Case Digest: Flores vs. Atty. Montemayor

G.R. No. 170146: June 8, 2011

HON. WALDO Q. FLORES, in his capacity as Senior Deputy Executive Secretary in the Office of the President et al.,Petitioners, v. ATTY. ANTONIO F. MONTEMAYOR, Respondent.



This resolves the motion for reconsideration of our Decision dated August 25, 2010 setting aside the October 19, 2005 Decision of the Court of Appeals and reinstating the Decision dated March 23, 2004 of the Office of the President in O.P. Case No. 03-1-581, which found the respondent administratively liable for failure to declare in his 2001 and 2002 Sworn Statement of Assets and Liabilities (SSAL) two expensive cars registered in his name, in violation of Section 7, Republic Act (R.A.) No. 3019 in relation to Section 8 (A) of R.A. No. 6713.The OP adopted the findings and recommendations of the Presidential Anti-Graft Commission (PAGC), including the imposition of the penalty of dismissal from service on respondent, with all accessory penalties.

Respondent underscores the dismissal by the Ombudsman of the criminal and administrative complaints against him, including the charge subject of the proceedings before the PAGC and OP.It is argued that the Office of the Ombudsman as a constitutional body, pursuant to its mandate under R.A. No. 6770, has primary jurisdiction over cases cognizable by the Sandiganbayan, as against thePAGC which is not a constitutional body but a mere creation of the OP.Under said law, it is the Ombudsman who has disciplinary authority over all elective and appointive officials of the government, such as herein respondent.

ISSUE: Whether res judicata applies in this case


POLITICAL LAW: Law on Public Officer, Concurrent Jurisdiction of the Ombudsman

The same wrongful act committed by the public officer can subject him to civil, administrative and criminal liabilities.

Dismissal of a criminal action does not foreclose institution of an administrative proceeding against the same respondent, nor carry with it the relief from administrative liability. Res judicata did not set in because there is no identity of causes of action.Moreover, the decision of the Ombudsman dismissing the criminal complaint cannot be considered a valid and final judgment.On the criminal complaint, the Ombudsman only had the power to investigate and file the appropriate case before the Sandiganbayan.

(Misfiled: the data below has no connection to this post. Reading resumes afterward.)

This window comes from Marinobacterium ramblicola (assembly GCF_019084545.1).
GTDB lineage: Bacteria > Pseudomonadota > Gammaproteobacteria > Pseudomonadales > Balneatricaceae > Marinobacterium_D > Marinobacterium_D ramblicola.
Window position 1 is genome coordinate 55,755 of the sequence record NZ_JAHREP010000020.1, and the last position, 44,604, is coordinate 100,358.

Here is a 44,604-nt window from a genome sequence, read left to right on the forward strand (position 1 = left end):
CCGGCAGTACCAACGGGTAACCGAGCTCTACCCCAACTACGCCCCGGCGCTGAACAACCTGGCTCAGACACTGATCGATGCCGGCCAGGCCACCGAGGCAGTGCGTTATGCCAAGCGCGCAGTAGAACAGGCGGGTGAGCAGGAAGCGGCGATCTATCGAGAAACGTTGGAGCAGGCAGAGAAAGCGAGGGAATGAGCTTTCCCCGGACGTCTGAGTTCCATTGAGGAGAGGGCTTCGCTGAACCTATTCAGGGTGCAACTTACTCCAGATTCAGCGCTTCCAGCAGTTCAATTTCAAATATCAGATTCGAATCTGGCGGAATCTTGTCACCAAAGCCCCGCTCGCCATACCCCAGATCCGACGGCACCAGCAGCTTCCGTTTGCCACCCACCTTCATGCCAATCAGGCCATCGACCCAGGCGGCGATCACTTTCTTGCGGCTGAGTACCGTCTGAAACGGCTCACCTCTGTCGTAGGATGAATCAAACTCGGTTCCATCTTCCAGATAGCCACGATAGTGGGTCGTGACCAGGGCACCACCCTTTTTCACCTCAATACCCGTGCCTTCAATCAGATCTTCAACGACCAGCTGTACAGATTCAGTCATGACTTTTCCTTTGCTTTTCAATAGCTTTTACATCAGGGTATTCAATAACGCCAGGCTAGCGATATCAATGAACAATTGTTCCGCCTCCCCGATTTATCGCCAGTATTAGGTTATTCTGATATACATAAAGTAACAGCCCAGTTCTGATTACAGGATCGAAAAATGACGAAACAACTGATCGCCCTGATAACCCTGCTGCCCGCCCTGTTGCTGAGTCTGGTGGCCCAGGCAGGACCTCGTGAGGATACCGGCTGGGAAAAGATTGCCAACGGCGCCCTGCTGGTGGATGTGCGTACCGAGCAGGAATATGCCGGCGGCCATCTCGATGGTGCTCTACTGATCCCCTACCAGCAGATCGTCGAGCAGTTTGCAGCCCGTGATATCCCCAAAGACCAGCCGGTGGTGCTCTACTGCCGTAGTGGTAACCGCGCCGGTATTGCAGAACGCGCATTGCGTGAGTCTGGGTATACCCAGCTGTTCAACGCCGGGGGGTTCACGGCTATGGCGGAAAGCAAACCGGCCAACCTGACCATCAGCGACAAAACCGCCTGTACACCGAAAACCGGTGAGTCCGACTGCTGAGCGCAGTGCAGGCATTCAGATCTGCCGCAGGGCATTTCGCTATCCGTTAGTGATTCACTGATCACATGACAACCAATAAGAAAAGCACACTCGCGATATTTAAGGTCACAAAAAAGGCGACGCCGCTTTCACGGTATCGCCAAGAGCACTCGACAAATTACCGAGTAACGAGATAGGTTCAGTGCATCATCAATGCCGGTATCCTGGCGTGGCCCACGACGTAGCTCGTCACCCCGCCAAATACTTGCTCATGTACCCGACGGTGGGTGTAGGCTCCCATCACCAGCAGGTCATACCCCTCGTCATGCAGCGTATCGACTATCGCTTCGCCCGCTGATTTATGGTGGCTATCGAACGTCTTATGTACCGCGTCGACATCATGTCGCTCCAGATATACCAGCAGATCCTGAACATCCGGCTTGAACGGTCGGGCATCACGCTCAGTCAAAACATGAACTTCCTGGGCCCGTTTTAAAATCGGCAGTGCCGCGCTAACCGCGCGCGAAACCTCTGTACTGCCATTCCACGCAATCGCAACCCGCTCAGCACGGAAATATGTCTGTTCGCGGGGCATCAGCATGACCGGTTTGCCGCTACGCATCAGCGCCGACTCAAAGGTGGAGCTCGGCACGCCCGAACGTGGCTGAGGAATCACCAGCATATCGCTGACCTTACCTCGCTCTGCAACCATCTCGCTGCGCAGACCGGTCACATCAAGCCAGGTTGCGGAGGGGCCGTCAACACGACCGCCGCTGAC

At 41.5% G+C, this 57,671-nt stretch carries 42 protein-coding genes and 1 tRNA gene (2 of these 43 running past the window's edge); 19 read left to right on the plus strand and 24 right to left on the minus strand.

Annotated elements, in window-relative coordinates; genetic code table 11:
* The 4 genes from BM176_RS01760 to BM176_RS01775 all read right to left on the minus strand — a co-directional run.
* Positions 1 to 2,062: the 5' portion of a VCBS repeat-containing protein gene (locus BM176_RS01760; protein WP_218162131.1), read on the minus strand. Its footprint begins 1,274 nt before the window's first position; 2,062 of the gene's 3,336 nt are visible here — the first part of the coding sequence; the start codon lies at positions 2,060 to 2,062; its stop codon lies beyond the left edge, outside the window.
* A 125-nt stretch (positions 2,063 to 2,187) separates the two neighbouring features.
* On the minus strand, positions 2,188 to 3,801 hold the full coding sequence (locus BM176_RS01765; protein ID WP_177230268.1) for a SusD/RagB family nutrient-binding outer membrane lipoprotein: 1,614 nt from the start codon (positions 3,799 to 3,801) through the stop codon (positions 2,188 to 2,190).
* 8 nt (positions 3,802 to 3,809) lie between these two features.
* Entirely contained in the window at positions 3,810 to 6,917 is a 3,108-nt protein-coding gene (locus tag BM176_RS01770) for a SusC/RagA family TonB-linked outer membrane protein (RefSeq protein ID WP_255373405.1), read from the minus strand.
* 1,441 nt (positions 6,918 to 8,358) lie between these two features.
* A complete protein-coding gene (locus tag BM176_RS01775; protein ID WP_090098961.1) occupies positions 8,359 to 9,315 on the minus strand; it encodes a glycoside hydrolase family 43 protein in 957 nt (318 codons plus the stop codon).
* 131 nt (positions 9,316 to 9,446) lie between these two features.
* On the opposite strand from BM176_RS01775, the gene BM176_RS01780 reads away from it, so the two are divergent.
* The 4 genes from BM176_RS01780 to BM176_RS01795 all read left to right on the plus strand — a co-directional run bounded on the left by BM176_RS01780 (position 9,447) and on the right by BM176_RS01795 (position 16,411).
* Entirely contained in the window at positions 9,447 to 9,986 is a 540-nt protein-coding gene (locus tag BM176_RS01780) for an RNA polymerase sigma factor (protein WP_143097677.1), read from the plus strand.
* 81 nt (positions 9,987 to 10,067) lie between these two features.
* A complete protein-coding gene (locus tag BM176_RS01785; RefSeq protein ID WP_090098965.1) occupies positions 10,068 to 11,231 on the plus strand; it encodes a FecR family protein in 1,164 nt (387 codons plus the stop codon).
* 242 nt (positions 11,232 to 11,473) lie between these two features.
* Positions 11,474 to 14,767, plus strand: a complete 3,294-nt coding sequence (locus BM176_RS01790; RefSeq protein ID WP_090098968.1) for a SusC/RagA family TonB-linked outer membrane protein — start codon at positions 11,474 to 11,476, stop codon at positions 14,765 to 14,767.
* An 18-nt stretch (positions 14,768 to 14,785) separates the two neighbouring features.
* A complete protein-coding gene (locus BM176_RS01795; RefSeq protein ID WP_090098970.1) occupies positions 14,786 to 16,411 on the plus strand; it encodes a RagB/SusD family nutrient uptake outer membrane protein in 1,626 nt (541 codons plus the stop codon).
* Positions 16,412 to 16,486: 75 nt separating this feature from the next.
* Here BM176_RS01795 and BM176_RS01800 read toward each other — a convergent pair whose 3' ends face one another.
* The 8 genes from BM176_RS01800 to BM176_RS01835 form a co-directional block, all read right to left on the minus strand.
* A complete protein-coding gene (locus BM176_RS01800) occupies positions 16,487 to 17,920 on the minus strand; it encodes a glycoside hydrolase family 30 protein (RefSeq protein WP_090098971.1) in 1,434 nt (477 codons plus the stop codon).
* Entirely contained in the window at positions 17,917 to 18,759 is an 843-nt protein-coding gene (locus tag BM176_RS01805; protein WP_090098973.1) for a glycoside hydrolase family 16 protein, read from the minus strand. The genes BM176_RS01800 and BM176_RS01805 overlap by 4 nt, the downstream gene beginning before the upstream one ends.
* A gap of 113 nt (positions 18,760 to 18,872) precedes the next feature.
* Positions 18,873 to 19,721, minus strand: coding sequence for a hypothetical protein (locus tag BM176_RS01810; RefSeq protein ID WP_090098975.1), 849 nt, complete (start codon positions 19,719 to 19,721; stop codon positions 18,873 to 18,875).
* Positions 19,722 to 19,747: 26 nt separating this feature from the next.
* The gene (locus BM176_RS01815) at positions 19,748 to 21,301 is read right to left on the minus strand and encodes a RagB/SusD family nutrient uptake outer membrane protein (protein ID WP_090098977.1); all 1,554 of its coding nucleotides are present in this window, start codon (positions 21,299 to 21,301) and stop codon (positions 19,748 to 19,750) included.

Respondent argues that it is the Ombudsman who has primary jurisdiction over the administrative complaint filed against him.Notwithstanding the consolidation of the administrative offense (non-declaration in the SSAL) with the criminal complaints for unexplained wealth (Section 8 of R.A. No. 3019) and also for perjury (Article 183, Revised Penal Code, as amended) before the Office of the Ombudsman, respondents objection on jurisdictional grounds cannot be sustained.

Section 12 of Article XI of the1987 Constitutionmandated the Ombudsman to act promptly on complaints filed in any form or manner against public officials or employees of the Government, or any subdivision, agency, instrumentality thereof, including government-owned or controlled corporations.Under Section 13, Article XI, the Ombudsman is empowered to conduct investigations on his own or upon complaint by any person when such act appears to be illegal, unjust, improper, or inefficient.He is also given broad powers to take the appropriate disciplinary actions against erring public officials and employees.

The investigative authority of the Ombudsman is defined in Section 15 of R.A. No. 6770

Such jurisdiction over public officers and employees, however, is not exclusive.

This power of investigation granted to the Ombudsman by the 1987 Constitution and The Ombudsman Act is not exclusive but isshared with other similarly authorized government agencies, such as the PCGG and judges of municipal trial courts and municipal circuit trial courts.The power to conduct preliminary investigation on charges against public employees and officials is likewise concurrently shared with the Department of Justice. Despite the passage of the Local Government Code in 1991, the Ombudsman retains concurrent jurisdiction with the Office of the President and the localSangguniansto investigate complaints against local elective officials. (Emphasis supplied.)

Respondent who is a presidential appointee is under thedisciplinaryauthority of the OP.Executive Order No. 12 dated April 16, 2001 created the PAGC which was granted the authority toinvestigatepresidential and also non-presidential employees "who may have acted in conspiracy or may have been involved with a presidential appointee or ranking officer mentionedx x x." On this score, we do not agree with respondent that the PAGC should have deferred to the Ombudsman instead of proceeding with the administrative complaint in view of the pendency of his petition for certiorari with the CA challenging the PAGCs jurisdiction.Jurisdiction is a matter of law.Jurisdiction once acquired is not lost upon the instance of the parties but continues until the case is terminated.